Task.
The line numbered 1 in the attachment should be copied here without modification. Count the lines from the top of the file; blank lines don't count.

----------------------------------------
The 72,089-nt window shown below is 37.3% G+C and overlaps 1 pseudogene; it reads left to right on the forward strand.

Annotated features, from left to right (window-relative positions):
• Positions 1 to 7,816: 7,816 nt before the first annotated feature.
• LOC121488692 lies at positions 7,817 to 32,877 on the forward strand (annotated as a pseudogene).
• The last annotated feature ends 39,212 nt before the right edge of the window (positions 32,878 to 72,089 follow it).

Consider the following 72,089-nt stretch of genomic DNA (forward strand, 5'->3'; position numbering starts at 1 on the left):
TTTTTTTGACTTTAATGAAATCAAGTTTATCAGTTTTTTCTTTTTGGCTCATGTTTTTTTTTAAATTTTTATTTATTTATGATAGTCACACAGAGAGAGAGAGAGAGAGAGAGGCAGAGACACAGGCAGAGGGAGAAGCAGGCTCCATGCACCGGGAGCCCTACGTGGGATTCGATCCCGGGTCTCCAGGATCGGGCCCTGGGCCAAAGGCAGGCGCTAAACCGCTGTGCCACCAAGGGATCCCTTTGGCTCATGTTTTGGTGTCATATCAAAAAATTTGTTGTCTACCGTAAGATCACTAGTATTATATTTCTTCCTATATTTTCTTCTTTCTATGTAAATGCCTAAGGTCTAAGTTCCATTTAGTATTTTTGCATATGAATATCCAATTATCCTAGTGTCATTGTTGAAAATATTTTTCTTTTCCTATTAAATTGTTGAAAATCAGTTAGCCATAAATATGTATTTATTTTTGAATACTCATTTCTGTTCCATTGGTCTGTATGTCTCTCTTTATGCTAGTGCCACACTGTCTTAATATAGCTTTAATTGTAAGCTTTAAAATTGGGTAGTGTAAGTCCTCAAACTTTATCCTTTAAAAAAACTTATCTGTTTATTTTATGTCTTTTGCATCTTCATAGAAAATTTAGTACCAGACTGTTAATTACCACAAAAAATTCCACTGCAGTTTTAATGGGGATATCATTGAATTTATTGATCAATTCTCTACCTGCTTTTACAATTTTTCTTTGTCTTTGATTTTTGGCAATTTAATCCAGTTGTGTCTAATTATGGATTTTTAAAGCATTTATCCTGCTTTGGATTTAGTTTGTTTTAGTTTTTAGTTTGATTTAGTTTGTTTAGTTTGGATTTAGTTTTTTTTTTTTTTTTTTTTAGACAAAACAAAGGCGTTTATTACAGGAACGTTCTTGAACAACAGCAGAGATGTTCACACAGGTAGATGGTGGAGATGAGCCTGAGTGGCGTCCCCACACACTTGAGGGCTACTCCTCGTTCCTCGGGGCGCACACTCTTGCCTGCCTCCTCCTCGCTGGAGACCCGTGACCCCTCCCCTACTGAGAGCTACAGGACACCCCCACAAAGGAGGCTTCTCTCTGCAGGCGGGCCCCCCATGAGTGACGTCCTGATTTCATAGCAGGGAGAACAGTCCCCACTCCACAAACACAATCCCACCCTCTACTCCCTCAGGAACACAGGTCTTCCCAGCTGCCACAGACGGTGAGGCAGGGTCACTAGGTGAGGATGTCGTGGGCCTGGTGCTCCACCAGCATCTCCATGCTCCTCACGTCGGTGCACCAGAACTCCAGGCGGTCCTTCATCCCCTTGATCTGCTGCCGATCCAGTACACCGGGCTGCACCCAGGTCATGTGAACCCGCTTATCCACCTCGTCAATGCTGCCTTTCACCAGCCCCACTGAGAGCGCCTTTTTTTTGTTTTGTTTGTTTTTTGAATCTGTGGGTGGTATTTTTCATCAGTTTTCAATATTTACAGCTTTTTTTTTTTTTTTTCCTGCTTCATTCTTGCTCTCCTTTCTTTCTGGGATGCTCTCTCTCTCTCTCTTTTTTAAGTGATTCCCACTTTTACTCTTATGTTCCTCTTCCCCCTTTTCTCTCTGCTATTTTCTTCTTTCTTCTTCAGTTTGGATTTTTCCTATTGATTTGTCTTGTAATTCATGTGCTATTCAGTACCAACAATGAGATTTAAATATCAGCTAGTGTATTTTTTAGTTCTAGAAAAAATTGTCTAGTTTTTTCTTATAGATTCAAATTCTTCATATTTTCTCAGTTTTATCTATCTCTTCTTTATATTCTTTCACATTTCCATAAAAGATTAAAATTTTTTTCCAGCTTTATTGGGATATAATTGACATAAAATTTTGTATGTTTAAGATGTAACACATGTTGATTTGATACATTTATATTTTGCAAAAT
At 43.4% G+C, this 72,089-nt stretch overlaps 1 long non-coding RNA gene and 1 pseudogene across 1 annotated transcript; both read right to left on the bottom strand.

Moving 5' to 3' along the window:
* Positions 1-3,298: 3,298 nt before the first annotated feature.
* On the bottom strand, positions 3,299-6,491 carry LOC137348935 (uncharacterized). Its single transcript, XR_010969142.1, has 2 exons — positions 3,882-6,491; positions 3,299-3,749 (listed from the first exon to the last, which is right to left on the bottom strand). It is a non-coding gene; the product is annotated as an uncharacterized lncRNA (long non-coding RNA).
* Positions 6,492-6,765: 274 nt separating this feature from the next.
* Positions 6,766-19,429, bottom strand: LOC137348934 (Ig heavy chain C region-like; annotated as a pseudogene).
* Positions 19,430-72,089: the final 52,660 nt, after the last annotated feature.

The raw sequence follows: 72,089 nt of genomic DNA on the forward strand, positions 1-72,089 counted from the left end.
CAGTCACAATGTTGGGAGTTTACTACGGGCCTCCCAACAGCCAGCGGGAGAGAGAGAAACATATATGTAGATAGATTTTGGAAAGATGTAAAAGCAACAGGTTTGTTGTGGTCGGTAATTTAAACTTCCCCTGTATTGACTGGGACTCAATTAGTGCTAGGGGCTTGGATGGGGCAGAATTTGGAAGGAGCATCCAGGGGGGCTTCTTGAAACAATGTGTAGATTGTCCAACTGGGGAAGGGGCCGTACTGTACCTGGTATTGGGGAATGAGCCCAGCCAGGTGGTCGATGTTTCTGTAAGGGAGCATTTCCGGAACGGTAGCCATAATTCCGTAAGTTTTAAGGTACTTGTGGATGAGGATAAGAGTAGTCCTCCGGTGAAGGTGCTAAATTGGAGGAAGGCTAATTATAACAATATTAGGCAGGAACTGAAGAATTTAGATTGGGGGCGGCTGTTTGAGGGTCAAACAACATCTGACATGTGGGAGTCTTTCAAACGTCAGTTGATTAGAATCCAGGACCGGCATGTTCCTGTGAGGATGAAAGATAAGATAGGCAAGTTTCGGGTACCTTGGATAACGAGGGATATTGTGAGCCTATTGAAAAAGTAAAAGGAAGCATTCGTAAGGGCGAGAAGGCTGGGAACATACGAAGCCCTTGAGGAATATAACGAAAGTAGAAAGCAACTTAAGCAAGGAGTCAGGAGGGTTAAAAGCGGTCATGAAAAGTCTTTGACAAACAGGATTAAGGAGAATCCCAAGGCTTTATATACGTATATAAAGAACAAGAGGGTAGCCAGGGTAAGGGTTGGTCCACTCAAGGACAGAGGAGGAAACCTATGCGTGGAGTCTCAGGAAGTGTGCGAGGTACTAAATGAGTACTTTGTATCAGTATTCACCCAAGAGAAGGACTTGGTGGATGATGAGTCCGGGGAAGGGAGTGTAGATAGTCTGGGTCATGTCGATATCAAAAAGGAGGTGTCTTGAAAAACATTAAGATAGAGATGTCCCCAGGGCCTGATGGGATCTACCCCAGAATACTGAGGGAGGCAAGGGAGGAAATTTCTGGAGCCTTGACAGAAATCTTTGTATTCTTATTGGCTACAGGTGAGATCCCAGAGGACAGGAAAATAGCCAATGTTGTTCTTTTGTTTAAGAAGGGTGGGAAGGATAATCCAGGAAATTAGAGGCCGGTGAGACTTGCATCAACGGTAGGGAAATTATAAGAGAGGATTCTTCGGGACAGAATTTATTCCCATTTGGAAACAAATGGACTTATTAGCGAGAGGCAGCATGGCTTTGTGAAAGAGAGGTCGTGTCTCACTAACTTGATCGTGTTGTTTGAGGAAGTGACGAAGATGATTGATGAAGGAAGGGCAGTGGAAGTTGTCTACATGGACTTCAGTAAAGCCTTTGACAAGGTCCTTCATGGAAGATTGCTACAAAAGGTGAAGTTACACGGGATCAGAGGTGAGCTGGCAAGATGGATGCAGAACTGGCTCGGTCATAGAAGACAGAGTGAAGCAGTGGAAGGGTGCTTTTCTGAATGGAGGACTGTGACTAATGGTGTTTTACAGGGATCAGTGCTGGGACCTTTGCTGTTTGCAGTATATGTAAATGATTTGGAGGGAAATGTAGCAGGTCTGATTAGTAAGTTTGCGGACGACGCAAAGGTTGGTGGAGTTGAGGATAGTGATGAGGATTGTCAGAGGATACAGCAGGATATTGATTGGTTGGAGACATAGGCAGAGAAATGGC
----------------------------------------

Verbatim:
The 72,089-nt window shown below is 37.3% G+C and overlaps 1 pseudogene; it reads left to right on the forward strand.